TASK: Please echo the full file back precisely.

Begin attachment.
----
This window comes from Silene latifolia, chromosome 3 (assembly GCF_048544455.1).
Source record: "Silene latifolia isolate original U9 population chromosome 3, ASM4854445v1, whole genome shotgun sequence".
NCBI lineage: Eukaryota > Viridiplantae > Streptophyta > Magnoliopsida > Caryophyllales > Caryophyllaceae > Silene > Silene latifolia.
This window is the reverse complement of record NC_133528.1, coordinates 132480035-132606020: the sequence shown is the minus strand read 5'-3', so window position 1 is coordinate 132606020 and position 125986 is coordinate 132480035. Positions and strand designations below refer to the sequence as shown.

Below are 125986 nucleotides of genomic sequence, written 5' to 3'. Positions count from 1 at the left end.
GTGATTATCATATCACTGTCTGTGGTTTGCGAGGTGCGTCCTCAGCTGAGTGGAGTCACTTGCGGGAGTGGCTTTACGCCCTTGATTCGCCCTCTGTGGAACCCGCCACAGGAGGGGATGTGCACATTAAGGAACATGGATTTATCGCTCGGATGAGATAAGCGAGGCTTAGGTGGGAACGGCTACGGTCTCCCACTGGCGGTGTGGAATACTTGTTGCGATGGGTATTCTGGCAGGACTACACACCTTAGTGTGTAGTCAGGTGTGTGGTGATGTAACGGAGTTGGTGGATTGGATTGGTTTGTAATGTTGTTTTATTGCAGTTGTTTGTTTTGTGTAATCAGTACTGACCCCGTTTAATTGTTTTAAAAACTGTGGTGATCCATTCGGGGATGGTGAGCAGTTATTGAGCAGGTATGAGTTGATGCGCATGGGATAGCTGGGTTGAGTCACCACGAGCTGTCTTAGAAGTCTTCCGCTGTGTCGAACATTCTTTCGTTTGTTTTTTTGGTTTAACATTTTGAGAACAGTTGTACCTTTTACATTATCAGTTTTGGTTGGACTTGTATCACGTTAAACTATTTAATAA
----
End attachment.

This window comes from Silene latifolia, chromosome 3 (assembly GCF_048544455.1).
Source record: "Silene latifolia isolate original U9 population chromosome 3, ASM4854445v1, whole genome shotgun sequence".
NCBI lineage: Eukaryota > Viridiplantae > Streptophyta > Magnoliopsida > Caryophyllales > Caryophyllaceae > Silene > Silene latifolia.
This window is the reverse complement of record NC_133528.1, coordinates 132480035-132606020: the sequence shown is the minus strand read 5'-3', so window position 1 is coordinate 132606020 and position 125986 is coordinate 132480035. Positions and strand designations below refer to the sequence as shown.

Below are 125986 nucleotides of genomic sequence, written 5' to 3'. Positions count from 1 at the left end.
GTGATTATCATATCACTGTCTGTGGTTTGCGAGGTGCGTCCTCAGCTGAGTGGAGTCACTTGCGGGAGTGGCTTTACGCCCTTGATTCGCCCTCTGTGGAACCCGCCACAGGAGGGGATGTGCACATTAAGGAACATGGATTTATCGCTCGGATGAGATAAGCGAGGCTTAGGTGGGAACGGCTACGGTCTCCCACTGGCGGTGTGGAATACTTGTTGCGATGGGTATTCTGGCAGGACTACACACCTTAGTGTGTAGTCAGGTGTGTGGTGATGTAACGGAGTTGGTGGATTGGATTGGTTTGTAATGTTGTTTTATTGCAGTTGTTTGTTTTGTGTAATCAGTACTGACCCCGTTTAATTGTTTTAAAAACTGTGGTGATCCATTCGGGGATGGTGAGCAGTTATTGAGCAGGTATGAGTTGATGCGCATGGGATAGCTGGGTTGAGTCACCACGAGCTGTCTTAGAAGTCTTCCGCTGTGTCGAACATTCTTTCGTTTGTTTTTTTGGTTTAACATTTTGAGAACAGTTGTACCTTTTACATTATCAGTTTTGGTTGGACTTGTATCACGTTAAACTATTTAATAA